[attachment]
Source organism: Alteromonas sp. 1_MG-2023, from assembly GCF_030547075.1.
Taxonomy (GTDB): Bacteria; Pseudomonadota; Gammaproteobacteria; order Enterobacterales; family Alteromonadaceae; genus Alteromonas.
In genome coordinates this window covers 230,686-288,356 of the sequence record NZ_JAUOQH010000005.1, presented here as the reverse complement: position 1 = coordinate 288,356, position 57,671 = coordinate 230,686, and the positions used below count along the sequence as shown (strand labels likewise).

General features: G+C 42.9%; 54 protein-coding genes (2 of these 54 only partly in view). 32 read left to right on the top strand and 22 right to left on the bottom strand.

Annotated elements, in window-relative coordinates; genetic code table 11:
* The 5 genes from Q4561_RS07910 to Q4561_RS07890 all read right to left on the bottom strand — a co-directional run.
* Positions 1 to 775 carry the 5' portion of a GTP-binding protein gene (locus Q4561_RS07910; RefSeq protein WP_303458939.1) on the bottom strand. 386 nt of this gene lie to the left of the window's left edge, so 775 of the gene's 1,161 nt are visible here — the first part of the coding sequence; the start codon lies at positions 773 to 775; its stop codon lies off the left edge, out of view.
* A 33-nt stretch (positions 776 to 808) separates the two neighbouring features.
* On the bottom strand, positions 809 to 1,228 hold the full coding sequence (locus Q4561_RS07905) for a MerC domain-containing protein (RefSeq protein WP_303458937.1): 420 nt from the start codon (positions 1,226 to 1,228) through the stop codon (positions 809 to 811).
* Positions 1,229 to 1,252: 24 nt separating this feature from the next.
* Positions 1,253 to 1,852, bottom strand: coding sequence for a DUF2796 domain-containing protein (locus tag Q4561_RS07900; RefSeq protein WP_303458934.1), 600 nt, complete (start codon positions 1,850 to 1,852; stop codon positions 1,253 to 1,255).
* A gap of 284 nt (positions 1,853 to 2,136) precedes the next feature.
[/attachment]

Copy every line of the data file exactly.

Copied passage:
Source organism: Alteromonas sp. 1_MG-2023, from assembly GCF_030547075.1.
Taxonomy (GTDB): Bacteria; Pseudomonadota; Gammaproteobacteria; order Enterobacterales; family Alteromonadaceae; genus Alteromonas.
In genome coordinates this window covers 230,686-288,356 of the sequence record NZ_JAUOQH010000005.1, presented here as the reverse complement: position 1 = coordinate 288,356, position 57,671 = coordinate 230,686, and the positions used below count along the sequence as shown (strand labels likewise).

General features: G+C 42.9%; 54 protein-coding genes (2 of these 54 only partly in view). 32 read left to right on the top strand and 22 right to left on the bottom strand.

Annotated elements, in window-relative coordinates; genetic code table 11:
* The 5 genes from Q4561_RS07910 to Q4561_RS07890 all read right to left on the bottom strand — a co-directional run.
* Positions 1 to 775 carry the 5' portion of a GTP-binding protein gene (locus Q4561_RS07910; RefSeq protein WP_303458939.1) on the bottom strand. 386 nt of this gene lie to the left of the window's left edge, so 775 of the gene's 1,161 nt are visible here — the first part of the coding sequence; the start codon lies at positions 773 to 775; its stop codon lies off the left edge, out of view.
* A 33-nt stretch (positions 776 to 808) separates the two neighbouring features.
* On the bottom strand, positions 809 to 1,228 hold the full coding sequence (locus Q4561_RS07905) for a MerC domain-containing protein (RefSeq protein WP_303458937.1): 420 nt from the start codon (positions 1,226 to 1,228) through the stop codon (positions 809 to 811).
* Positions 1,229 to 1,252: 24 nt separating this feature from the next.
* Positions 1,253 to 1,852, bottom strand: coding sequence for a DUF2796 domain-containing protein (locus tag Q4561_RS07900; RefSeq protein WP_303458934.1), 600 nt, complete (start codon positions 1,850 to 1,852; stop codon positions 1,253 to 1,255).
* A gap of 284 nt (positions 1,853 to 2,136) precedes the next feature.